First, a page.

One of the topics we examined in TrendsWatch 2013 was the “Changing Face of Giving.” Though the economy, and giving overall, continues to rebound, there’s wide agreement that we aren’t going to return to the world that existed pre-2008. We are seeing a fundamental shift in who has money to give, the criteria used to select who to give to, and what causes actually get support. Here are a few recent reads exploring the shape of the new philanthropic economy as it takes form.
Callahan takes a look at out one trend transforming philanthropy: “the way that relatively young people are making great knowledge economy wealth in a very short time and then cashing out, leaving them with both the resources and time to be large-scale philanthropists — living mega donors — for many years to come.”
Starting in the 1990s the tech boom spawned huge fortunes, but the people catapulted into the 1% by technological-generated wealth have backgrounds and mindsets strikingly different from the Carnegies, Fords and MacArthurs. For one thing, people like Pierre Omidyar and Jeff Skoll (eBay) and Bill Gates (Microsoft) made their fortunes at a younger age, so they will exert hands-on control of their foundations for a far longer period than their 20thcentury predecessors. Citing Jan Koum and Brian Acton, who sold their startup, WhatsApp, to Facebook for $19 billion this year, the article suggests “let’s just ponder the weird reality that either of these guys, who nobody had ever heard of before last week, could now create foundations bigger than Rockefeller, Carnegie, or MacArthur if that’s what they chose to do — and instantly be major philanthropy power players.”
Callahan suggests that some of the practical effects of the entry of relatively young tech billionaires into philanthropy are:
Increased expectations for outcomes-based measurement of the effects of their giving
More focus on spending down a foundations wealth in return for quick, tangible results
A desire to influence policy through political giving
Also on my short list of good reads on this topic, an article in The New Yorker by Russ Juskalian asking “Was Carnegie Right About Philanthropy?” Juskalian presents a brief, cogent overview of the effects of soaring wealthy inequality on giving. As he points out, rich donors are less like to support causes that directly address poverty, and more likely to give to established foundations as well as colleges, universities and hospitals. While this charity may trickle down, indirectly, to the poor, Peter Buffett, a young philanthropist bucking the prevailing tide, is quoted as saying “as long as most folks are patting themselves on the back for charitable acts, we’ve got a perpetual poverty machine.” Many of the top 50 US philanthropists, Juskalian observes, use their wealth in ways that “keep current power structures in place—for instance, by supporting political candidates who prefer lower taxes for the rich and smaller government spending on social programs—which ultimately hurt the poor.”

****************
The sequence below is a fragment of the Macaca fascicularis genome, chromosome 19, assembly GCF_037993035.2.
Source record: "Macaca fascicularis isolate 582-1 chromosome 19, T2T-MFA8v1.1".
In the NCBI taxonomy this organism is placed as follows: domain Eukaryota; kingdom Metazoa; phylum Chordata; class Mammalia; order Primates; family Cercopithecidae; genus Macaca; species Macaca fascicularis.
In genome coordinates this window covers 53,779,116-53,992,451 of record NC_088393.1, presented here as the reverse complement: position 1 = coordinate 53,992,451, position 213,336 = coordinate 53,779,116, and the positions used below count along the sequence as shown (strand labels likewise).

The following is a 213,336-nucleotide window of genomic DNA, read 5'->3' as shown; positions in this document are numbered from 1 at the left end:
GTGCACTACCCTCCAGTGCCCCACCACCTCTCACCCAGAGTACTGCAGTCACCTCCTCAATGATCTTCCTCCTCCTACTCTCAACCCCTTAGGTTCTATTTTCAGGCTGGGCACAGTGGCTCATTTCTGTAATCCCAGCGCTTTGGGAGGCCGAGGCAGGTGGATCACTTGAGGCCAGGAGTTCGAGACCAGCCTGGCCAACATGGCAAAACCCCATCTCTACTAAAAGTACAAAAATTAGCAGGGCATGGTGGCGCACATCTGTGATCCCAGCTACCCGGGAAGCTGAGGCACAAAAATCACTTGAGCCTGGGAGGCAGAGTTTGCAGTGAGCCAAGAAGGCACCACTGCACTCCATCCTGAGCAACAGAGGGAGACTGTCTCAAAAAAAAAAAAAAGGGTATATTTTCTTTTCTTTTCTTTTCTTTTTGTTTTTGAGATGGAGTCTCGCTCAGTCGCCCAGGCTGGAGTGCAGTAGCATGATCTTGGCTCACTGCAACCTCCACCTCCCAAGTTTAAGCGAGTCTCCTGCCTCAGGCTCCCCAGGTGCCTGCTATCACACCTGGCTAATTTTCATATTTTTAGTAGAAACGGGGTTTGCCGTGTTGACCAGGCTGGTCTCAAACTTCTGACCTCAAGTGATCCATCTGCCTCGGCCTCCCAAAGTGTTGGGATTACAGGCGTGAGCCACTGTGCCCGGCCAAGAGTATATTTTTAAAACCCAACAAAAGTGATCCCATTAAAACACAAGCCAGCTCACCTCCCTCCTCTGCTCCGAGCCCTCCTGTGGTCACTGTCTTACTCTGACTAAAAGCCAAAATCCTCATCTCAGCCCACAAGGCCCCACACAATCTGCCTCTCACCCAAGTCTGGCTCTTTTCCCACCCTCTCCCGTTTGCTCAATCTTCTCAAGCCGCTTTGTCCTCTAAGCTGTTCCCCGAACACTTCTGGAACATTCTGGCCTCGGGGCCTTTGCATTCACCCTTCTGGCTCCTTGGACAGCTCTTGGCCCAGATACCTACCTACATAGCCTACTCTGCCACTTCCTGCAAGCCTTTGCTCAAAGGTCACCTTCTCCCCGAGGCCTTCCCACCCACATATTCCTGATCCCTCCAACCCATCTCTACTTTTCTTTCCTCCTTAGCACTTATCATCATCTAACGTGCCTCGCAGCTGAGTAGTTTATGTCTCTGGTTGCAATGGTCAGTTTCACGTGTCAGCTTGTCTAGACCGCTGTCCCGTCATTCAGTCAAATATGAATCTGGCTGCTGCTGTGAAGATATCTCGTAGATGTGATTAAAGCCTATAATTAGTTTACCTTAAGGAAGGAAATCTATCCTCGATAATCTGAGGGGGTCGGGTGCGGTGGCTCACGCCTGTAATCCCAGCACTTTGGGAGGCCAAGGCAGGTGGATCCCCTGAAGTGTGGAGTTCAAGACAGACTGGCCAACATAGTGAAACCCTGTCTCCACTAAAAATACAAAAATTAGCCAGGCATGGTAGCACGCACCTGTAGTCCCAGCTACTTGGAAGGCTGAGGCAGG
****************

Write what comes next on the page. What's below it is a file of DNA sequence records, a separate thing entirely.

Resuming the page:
I also recommend the Giving USA report that came out this spring, reporting the figures for 2013. The good news is that giving to Cultural, Arts and Humanities (which included museums), increased over 7% last year. That is twice the average increase for giving overall. So not only are museums rebounding, rebounding, we are rebounding faster than others in the nonprofit sector. Indeed, The Alliance’s annual “Conditions of Museums and the Economy” report confirms the continued improvement in the field’s vital signs (attendance, financial stress) since 2008, and most museums reported an increase in philanthropic funding. However, more than one director noted “fundraising continues to be very difficult.” As the 2013 report says “even those [museums] that experienced notable increases in donations last year argued that philanthropic support has become less predictable.” Museums need to understand and adapt to the new shape of giving, and/or place less reliance on philanthropy and more on other income streams.
Museums can also take an active role in shaping the expectations of donors. Last year GuideStar, Charity Navigator and BBB Wise Giving Alliance published an open letter to the “donors of America” combating what they dubbed “the Overhead Myth”–the undue importance granted to the ratio of administration and fundraising expenses to program delivery. As the Myth campaign pointed out, too much focus on this one ratio devalues other critical measures of performance. And in fact many nonprofits spend too little on overhead–underpaying staff and failing to invest in critical infrastructure. Obsessing on their overhead ratio is as counterproductive as asking someone with anorexia about their weight. Now the Overhead Myth coalition is preparing to launch a second letter, this time directed at nonprofit organizations, calling on them to be “more proactive about communicating the story of their programmatic work, their governance structures, and the real costs of achieving results…[and] to recruit nonprofits to help us retrain donors to pay attention to what matters: results.” When this letter is released, I hope the director of your museum will share it with your board of trustees, and lending your support to the campaign.